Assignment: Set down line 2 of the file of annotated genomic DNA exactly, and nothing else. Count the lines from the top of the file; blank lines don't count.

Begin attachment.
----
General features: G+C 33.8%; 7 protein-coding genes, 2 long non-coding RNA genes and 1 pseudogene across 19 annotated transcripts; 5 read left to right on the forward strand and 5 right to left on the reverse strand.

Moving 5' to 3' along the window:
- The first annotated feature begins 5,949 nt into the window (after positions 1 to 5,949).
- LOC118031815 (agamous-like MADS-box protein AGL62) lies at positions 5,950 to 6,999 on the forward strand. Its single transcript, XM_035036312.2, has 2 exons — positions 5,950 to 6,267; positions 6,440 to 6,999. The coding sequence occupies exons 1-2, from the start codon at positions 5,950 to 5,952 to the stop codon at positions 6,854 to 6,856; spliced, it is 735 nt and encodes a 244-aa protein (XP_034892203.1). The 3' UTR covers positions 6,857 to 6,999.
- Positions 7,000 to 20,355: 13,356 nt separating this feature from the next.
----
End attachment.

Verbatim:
Moving 5' to 3' along the window: